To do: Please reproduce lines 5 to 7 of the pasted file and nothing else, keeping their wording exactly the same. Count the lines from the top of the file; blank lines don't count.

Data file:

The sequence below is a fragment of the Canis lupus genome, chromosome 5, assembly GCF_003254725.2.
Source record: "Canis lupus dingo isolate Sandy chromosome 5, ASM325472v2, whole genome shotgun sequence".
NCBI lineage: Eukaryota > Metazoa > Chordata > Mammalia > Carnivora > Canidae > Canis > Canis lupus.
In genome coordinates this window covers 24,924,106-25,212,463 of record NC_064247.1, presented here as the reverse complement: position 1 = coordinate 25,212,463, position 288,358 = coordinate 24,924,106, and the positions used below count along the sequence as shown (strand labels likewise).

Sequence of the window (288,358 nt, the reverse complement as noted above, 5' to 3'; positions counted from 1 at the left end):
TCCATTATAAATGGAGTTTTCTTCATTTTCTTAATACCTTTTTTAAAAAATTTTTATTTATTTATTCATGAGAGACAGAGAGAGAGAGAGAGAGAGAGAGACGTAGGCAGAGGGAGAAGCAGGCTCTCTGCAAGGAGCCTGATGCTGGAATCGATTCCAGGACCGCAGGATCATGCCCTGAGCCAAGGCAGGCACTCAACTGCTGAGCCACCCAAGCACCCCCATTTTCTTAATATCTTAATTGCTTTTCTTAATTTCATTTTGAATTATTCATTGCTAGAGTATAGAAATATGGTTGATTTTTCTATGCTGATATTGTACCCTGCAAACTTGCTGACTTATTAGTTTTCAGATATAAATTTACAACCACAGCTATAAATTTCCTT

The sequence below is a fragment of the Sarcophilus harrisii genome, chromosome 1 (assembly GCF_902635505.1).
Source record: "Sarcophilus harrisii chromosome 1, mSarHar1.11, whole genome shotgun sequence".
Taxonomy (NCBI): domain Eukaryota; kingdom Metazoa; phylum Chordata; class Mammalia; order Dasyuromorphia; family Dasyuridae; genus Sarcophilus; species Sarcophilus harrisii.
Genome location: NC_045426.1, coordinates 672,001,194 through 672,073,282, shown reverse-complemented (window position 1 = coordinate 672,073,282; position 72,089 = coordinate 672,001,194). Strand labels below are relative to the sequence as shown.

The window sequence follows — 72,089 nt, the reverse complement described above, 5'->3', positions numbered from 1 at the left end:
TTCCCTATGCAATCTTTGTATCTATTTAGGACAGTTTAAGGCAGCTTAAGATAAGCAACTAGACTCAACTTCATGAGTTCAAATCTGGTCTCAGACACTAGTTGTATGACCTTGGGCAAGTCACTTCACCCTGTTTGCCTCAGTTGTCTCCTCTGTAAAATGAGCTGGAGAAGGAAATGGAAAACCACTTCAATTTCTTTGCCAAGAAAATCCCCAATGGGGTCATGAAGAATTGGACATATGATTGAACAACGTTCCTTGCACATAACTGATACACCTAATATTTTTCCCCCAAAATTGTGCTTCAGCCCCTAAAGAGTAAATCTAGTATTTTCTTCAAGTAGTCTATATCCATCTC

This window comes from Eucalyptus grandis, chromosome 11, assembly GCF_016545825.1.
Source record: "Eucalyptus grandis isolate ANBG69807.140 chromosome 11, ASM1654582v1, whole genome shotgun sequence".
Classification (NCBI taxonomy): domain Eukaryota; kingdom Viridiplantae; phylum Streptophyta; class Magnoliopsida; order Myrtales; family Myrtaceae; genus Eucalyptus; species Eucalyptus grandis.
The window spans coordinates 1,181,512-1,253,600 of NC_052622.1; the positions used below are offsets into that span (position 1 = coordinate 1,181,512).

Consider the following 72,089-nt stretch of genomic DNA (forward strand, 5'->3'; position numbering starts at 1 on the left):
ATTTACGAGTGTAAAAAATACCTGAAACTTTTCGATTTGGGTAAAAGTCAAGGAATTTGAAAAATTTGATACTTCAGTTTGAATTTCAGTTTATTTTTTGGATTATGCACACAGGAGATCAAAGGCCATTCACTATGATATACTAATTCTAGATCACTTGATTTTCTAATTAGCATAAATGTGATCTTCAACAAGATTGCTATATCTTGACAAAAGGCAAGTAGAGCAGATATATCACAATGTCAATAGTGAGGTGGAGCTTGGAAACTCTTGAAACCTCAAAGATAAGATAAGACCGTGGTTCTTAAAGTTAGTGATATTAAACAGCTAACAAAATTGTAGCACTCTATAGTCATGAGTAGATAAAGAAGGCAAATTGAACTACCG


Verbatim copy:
Sequence of the window (288,358 nt, the reverse complement as noted above, 5' to 3'; positions counted from 1 at the left end):
TCCATTATAAATGGAGTTTTCTTCATTTTCTTAATACCTTTTTTAAAAAATTTTTATTTATTTATTCATGAGAGACAGAGAGAGAGAGAGAGAGAGAGAGACGTAGGCAGAGGGAGAAGCAGGCTCTCTGCAAGGAGCCTGATGCTGGAATCGATTCCAGGACCGCAGGATCATGCCCTGAGCCAAGGCAGGCACTCAACTGCTGAGCCACCCAAGCACCCCCATTTTCTTAATATCTTAATTGCTTTTCTTAATTTCATTTTGAATTATTCATTGCTAGAGTATAGAAATATGGTTGATTTTTCTATGCTGATATTGTACCCTGCAAACTTGCTGACTTATTAGTTTTCAGATATAAATTTACAACCACAGCTATAAATTTCCTT

The sequence below is a fragment of the Sarcophilus harrisii genome, chromosome 1 (assembly GCF_902635505.1).